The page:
My favourite geology word is this one — MYLONITE
Definition: A fault rock which is cohesive and characterised by a well developed schistosity resulting from tectonic reduction of grain size, and commonly containing rounded porphyroclasts and lithic fragments of similar compositions to minerals in the matrix. Fine scale layering and an associated mineral of stretching lineation are commonly present. Brittle deformation of some minerals may be present, but deformation is commonly by crystal plasticity. (source)
Back in 2000, when I was just starting my career as a geologist, I was assigned to carry out a petrographic study of dynamically metamorphosed rocks in northwest Hong Kong. This was when I first got to understand this word – MYLONITE. In Chinese, the word is translated to 糜稜岩 (Míléngyáng). I actually think that this is the most ‘beautifully’ translated geology word in Chinese.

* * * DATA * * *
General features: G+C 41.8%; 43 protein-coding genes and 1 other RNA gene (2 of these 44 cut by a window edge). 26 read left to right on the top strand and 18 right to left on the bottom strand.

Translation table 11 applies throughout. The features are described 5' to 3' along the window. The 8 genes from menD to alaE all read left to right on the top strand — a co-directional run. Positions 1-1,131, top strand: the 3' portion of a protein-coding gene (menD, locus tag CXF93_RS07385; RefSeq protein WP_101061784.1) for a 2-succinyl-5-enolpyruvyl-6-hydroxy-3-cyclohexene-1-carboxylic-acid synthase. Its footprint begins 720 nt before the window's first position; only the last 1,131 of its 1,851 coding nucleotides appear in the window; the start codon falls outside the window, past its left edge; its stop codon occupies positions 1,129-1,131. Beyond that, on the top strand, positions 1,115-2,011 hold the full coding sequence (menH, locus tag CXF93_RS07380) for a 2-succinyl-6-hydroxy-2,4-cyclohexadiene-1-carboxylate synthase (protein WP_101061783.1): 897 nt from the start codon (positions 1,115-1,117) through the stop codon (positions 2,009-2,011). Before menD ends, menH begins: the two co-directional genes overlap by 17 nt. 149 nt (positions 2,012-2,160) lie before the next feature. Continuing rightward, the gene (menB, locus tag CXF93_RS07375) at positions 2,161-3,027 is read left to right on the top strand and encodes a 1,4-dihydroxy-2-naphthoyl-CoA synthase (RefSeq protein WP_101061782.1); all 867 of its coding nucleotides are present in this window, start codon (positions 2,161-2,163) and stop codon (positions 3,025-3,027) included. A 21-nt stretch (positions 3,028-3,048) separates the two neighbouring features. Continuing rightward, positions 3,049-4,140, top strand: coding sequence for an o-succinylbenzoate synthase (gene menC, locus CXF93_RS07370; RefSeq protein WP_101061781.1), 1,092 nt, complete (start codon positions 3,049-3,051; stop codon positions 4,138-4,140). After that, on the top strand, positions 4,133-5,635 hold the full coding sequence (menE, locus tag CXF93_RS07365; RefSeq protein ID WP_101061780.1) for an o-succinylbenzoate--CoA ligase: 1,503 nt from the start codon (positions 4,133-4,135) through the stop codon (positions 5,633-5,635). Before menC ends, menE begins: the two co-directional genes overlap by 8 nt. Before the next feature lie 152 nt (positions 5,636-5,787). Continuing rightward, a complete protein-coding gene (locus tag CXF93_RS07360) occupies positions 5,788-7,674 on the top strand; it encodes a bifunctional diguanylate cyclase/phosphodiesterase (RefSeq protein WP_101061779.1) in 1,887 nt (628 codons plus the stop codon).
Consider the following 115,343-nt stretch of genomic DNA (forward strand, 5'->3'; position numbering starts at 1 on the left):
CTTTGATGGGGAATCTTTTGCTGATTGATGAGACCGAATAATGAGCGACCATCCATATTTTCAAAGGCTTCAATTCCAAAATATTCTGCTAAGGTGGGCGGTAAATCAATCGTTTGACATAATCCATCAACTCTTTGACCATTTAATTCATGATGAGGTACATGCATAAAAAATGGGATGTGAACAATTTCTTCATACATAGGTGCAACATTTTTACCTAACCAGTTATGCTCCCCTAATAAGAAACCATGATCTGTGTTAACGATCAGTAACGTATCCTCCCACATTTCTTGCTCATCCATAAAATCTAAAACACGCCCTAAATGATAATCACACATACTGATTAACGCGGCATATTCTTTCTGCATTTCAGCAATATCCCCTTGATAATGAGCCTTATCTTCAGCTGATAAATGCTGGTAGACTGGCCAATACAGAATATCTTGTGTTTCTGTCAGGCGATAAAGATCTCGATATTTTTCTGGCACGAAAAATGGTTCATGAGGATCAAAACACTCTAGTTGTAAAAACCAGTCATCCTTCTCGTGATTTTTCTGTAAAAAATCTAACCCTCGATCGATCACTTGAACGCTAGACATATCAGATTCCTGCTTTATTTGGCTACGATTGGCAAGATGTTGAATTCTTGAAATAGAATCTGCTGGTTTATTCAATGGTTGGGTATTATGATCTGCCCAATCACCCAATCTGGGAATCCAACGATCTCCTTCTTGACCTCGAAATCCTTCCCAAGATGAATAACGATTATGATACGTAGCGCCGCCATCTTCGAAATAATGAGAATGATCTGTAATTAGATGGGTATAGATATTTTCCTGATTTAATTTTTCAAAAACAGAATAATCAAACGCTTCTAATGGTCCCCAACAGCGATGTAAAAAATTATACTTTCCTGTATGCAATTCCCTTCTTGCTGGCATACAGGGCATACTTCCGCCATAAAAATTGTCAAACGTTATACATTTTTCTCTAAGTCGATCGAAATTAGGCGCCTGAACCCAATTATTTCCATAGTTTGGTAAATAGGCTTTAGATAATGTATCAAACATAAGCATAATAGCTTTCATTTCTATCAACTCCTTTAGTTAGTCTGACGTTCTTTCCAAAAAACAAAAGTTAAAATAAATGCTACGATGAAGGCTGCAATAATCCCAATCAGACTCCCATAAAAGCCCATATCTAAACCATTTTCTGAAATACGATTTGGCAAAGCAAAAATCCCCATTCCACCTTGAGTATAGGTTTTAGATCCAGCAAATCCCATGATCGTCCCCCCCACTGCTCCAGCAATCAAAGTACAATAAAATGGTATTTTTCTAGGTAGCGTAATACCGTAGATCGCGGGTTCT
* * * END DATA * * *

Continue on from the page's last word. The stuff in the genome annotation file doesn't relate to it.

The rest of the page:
I have some pictures of mylonite from Hong Kong.
This is a mylonite outcrop. The protolith (parent rock before deformation) is a pebbly quartz sandstone. Several years ago, I wrote a short ‘poem’ describing this outcrop.
(Even strong rock can be twisted and deformed.)
The dynamic metamorphic zone in northwest Hong Kong is quite wide. Therefore, the metamorphism has affected not only the sedimentary rocks, but also some granites and volcanic rocks in the region.
This is a hand specimen of mylonitic granite. The porphyroclasts of quartz set in very fine-grained, dynamically recrystallised matrix, showing clear foliation.
This is a mylonitic volcanic rocks under microscope.